I found it quicker to make all the cuts before attaching them to the wall. This allows you to measure them against each other to ensure you have been really consistent with the sizing.


Attach the panels to the wall

Stair wall panel laid out on the floor before installation



Do this for each of the four sides of each panel and lay them out on the floor for a visual check. (Note the panel in the image show is for the LHS of the stairs and the other images are for the RHS - just to confuse you - sorry!).




two sections of stair panelling attached to the wall
Attached stair wall panelling with grab adhesive

Once you have the right quantity, if all looks well, attach the first piece to the wall using grab adhesive - I placed the bottom strip of moulding using the line I'd marked on the wall as a guide.



Checking stairs with a spirit level

The second piece I added was the adjacent side piece using a spirit level to ensure the panel is vertical. 





Caulking stairs panelling

Top Tip: Apply a bead of grab adhesive to the cut ends of the panelling to help them stick together. Push the ends together and wipe away the excess adhesive that is squeezed out. 

Press the panels firmly to the wall and wipe any adhesive away that comes out of the sides. 

Leave to set.


Attaching stairs panelling to the wall
DIY stairs panelling on the walls

Work your way round the perimeter of the panel adding each of the remaining sides. 


Repeat for each panel that you've marked along the wall.


Caulk the joins

caulking the joins in DIY stairs panelling

Once the panels are firmly stuck to the wall, it's time to fill any gaps along the edges with decorators caulk.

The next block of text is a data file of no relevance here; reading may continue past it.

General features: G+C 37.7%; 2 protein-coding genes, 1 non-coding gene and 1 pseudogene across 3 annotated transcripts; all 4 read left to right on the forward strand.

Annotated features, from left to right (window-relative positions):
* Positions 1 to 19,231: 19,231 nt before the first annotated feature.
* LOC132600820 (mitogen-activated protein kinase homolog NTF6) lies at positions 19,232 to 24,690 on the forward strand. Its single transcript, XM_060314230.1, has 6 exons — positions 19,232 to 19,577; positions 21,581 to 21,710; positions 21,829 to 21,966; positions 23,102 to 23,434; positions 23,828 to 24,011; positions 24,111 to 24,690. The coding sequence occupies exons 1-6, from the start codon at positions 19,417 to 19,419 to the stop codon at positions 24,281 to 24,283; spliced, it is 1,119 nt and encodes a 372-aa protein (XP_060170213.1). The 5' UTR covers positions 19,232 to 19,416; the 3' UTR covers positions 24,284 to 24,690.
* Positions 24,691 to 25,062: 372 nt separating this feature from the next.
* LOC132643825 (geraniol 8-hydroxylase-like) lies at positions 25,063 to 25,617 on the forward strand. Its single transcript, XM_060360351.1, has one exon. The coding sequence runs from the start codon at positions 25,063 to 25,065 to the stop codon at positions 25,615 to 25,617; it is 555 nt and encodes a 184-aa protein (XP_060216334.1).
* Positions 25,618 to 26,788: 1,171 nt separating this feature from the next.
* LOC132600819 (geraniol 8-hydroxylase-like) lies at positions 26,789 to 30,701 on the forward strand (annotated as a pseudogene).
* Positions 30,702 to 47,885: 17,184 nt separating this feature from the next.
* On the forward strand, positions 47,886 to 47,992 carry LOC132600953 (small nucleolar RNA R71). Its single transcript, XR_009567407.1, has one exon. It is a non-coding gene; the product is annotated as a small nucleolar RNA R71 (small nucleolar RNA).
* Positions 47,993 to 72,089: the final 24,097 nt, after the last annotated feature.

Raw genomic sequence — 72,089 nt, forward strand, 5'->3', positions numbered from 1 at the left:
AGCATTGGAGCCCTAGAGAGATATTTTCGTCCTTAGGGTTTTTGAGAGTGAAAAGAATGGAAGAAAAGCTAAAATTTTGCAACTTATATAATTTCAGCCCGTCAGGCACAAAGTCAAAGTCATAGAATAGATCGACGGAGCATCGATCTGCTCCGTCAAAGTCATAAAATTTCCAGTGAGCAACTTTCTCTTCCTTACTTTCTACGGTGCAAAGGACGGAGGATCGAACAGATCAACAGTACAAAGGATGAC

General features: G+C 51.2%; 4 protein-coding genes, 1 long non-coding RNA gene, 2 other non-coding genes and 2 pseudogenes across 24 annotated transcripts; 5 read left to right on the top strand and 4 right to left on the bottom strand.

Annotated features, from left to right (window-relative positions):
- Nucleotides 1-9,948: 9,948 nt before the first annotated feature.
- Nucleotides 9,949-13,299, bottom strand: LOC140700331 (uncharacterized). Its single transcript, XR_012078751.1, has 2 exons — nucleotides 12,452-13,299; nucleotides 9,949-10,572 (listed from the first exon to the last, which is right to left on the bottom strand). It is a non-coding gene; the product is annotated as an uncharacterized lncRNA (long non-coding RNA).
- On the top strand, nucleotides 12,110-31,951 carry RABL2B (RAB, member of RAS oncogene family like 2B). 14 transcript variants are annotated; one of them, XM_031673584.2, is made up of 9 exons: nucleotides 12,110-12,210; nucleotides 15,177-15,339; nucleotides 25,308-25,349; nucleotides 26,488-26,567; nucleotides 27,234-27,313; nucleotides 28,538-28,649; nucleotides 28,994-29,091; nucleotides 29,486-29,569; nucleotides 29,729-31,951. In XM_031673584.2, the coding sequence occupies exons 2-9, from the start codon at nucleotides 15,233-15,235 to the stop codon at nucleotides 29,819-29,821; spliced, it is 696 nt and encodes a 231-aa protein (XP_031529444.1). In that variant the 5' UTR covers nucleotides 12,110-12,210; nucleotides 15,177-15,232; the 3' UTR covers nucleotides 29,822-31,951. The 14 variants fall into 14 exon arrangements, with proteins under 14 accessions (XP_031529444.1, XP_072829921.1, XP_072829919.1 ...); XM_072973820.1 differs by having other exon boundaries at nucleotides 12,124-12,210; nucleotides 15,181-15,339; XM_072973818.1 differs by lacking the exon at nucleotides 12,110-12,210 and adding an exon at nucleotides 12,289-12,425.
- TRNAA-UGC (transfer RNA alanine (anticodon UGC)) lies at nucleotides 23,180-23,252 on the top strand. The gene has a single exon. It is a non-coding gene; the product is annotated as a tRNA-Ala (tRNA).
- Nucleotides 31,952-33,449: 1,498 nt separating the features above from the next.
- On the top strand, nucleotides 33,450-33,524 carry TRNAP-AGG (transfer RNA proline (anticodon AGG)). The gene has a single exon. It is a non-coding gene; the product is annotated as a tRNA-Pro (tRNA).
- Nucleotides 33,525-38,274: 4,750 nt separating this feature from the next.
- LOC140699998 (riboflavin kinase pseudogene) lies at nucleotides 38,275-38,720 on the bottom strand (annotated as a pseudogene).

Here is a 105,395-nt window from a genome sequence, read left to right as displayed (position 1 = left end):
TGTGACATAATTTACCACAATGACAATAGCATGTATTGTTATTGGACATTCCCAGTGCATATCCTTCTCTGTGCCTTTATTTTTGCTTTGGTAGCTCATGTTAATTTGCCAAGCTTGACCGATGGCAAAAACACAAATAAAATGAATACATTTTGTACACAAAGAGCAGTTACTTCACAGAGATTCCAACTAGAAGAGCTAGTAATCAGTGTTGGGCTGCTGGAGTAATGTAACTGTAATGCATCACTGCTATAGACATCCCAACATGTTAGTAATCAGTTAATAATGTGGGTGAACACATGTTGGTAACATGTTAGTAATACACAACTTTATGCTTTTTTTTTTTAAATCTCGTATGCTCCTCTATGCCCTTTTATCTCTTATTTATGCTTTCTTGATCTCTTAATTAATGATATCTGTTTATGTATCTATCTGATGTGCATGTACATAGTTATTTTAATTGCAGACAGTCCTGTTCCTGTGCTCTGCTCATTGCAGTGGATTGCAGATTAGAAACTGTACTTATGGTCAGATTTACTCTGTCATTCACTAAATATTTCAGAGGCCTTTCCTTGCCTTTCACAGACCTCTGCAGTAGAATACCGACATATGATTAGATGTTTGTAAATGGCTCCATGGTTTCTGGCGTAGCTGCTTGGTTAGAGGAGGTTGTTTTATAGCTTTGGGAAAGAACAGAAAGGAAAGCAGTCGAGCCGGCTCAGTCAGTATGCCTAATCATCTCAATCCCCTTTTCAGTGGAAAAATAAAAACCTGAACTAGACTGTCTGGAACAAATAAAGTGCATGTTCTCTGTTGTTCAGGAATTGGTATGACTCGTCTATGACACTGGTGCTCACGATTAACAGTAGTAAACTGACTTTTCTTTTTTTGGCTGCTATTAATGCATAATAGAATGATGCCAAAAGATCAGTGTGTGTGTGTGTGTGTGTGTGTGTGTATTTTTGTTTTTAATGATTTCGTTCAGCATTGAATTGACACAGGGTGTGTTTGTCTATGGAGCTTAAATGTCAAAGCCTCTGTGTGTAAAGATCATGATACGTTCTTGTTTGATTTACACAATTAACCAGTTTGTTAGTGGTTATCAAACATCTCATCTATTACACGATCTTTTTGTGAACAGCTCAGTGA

You can read my tutorial on how to load and use a caulking gun here if you need any advice/tips. 


  • Run the tip of the caulking gun along the edge, 

  • Smooth the caulk with a clean finger 

  • Wipe away any excess with a damp cloth

  • Allow to dry


Paint

paint for stairs wall panelling
Painting DIY stairs panelling

I used Dulux eggshell wood and metal paint. I like it because it has a very slight sheen, it water-based not too strong smelling and is sefl-undercoating so doesn't require a separate primer. Choose the right paint finish for your tastes and situation, but I find a very high-traffic area like the stairs is quite well suited to a more resilient finish. You'll need to decide whether the paint the wall paneling a different colour to the upper half, or to colour drench/ cover the whole wall in the same paint. I opted for a Farrow and Ball colour match (Shaded white) on the top half and Dulux white cotton on the panelling for visual interest. You could of course go for a bold colour or modern twist - be true to your interior style or you won't love the results. 


Tips for a professional finish


  • Sand any imperfections in your paint job very lightly with a high grit sandpaper to get a smooth finish.

  • Be sure to use flexible filler / caulk on the joins/gaps to prevent shrinkage and cracking.

  • Use a hard-backed tenon saw for the angled cuts if you don't have an electric saw as the stiffness of the saw will prevent the angles being wobbly. 

  • Use a knotting solution on your panelling pieces if you using pine and any knots are present.